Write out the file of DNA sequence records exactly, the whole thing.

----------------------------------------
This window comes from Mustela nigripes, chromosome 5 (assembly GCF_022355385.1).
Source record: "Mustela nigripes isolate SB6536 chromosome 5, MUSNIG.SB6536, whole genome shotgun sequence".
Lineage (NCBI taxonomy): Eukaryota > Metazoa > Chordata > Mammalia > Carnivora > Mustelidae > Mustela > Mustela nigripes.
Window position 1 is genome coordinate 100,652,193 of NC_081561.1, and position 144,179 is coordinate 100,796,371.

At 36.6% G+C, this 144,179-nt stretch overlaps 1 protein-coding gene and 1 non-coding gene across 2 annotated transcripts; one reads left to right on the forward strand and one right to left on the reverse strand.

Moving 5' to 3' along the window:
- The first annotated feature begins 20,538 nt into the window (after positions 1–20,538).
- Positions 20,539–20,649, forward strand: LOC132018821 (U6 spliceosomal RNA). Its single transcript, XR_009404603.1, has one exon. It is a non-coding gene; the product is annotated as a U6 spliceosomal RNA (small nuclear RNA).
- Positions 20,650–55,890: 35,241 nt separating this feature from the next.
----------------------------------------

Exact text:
This window comes from Mustela nigripes, chromosome 5 (assembly GCF_022355385.1).
Source record: "Mustela nigripes isolate SB6536 chromosome 5, MUSNIG.SB6536, whole genome shotgun sequence".
Lineage (NCBI taxonomy): Eukaryota > Metazoa > Chordata > Mammalia > Carnivora > Mustelidae > Mustela > Mustela nigripes.
Window position 1 is genome coordinate 100,652,193 of NC_081561.1, and position 144,179 is coordinate 100,796,371.

At 36.6% G+C, this 144,179-nt stretch overlaps 1 protein-coding gene and 1 non-coding gene across 2 annotated transcripts; one reads left to right on the forward strand and one right to left on the reverse strand.

Moving 5' to 3' along the window:
- The first annotated feature begins 20,538 nt into the window (after positions 1–20,538).
- Positions 20,539–20,649, forward strand: LOC132018821 (U6 spliceosomal RNA). Its single transcript, XR_009404603.1, has one exon. It is a non-coding gene; the product is annotated as a U6 spliceosomal RNA (small nuclear RNA).
- Positions 20,650–55,890: 35,241 nt separating this feature from the next.